NOBODY LOSES ALL THE TIME
Bring Me the Head of Alfredo Garcia concluded a remarkable period for filmmaker Sam Peckinpah. It brought to an end a seven-year and seven-film run of masterpieces that included the taboo-breaking ultra-violence of The Wild Bunch and Straw Dogs, and the more elegiac tones of The Ballad of Cable Hogue and Junior Bonner. A love story that plays out in a brutal environment, Bring Me the Head of Alfredo Garcia sits somewhere between these moods and may just be Bloody Sam’s greatest work, as well as his most autobiographical.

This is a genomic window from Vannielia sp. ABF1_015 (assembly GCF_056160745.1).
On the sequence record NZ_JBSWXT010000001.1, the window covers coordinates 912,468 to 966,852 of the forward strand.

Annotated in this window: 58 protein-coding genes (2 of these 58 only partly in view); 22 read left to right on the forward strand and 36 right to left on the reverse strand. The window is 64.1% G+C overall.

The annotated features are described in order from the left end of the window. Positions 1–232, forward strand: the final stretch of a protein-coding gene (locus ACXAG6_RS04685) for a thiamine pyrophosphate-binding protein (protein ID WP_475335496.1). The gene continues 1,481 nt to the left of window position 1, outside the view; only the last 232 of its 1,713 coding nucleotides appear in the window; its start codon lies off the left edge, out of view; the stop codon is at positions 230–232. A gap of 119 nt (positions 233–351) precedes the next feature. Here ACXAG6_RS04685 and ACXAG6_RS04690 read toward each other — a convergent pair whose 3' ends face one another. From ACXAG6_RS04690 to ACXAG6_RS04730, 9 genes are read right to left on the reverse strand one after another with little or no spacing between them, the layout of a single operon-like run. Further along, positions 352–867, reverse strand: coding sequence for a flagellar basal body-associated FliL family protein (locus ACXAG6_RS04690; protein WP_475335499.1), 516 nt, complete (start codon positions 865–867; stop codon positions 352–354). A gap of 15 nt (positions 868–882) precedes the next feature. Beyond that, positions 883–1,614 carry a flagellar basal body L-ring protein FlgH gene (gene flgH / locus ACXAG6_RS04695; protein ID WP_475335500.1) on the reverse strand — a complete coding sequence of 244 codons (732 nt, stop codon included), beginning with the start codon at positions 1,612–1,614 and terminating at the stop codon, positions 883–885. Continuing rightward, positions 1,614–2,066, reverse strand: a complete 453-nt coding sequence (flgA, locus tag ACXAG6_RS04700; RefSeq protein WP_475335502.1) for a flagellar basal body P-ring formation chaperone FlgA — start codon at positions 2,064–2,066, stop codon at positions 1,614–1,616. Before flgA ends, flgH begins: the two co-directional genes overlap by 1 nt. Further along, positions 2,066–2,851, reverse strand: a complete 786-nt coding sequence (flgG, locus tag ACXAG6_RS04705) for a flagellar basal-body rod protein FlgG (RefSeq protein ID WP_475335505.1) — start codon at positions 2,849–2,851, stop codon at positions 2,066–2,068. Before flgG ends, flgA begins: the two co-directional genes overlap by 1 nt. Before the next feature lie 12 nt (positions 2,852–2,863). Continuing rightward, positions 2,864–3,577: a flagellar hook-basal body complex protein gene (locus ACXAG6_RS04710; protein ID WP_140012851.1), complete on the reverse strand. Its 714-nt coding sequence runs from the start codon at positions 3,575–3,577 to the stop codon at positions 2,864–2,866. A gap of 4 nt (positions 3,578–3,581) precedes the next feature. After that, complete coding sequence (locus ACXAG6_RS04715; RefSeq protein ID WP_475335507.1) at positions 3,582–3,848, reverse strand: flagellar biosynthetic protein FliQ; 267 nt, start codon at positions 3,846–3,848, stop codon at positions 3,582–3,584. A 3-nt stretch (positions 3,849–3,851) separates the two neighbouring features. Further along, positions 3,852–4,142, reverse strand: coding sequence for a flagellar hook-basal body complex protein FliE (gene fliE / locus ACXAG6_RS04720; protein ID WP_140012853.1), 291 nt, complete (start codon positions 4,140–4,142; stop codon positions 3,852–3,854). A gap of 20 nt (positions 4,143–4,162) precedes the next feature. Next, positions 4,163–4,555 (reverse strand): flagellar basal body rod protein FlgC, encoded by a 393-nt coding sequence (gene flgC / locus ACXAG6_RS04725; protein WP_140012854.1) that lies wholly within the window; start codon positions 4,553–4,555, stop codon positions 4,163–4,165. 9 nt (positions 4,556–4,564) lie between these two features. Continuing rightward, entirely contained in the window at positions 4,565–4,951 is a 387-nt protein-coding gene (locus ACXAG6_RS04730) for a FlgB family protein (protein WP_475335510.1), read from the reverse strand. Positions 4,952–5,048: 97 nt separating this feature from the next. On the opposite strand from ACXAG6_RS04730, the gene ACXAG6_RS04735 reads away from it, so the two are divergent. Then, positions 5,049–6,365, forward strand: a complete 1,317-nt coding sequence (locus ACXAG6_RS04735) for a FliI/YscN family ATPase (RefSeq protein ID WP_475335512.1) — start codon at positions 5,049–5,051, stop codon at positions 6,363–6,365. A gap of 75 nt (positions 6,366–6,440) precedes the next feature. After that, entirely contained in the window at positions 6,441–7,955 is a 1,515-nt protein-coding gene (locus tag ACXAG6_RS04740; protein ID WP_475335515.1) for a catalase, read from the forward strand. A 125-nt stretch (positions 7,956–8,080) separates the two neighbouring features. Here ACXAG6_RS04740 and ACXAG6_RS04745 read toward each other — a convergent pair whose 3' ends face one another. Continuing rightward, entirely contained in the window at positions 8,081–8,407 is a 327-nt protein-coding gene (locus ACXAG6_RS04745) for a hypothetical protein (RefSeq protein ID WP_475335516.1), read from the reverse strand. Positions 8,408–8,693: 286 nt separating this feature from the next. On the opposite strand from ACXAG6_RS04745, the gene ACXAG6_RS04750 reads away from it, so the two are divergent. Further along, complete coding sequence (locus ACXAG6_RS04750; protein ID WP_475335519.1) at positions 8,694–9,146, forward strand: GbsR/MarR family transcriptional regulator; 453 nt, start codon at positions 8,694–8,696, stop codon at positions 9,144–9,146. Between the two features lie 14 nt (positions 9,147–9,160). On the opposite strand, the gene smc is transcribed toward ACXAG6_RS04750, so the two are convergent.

Warren Oates plays Bennie, a piano player in a Mexican bar who gets himself involved in the manhunt for Alfredo Garcia, a man with a million-dollar price-tag on his head having impregnated the daughter of crime boss El Jefe (Emilio Fernández). Sensing an easy pay day, Bennie takes his girlfriend, Elita (Isela Vega) on a trip that’ll prove fatalistic for many of those involved.
During a career that was blighted by studio interference, Peckinpah would later say that Bring Me the Head of Alfredo Garcia was the only which ended up exactly as he wanted: “I did it exactly the way I wanted to. Good or bad, like it or not, that was my film.” And it was. This is as close to ‘Pure Peckinpah’ as it gets – beautiful, violent, troubling, heartbreaking, astonishing.
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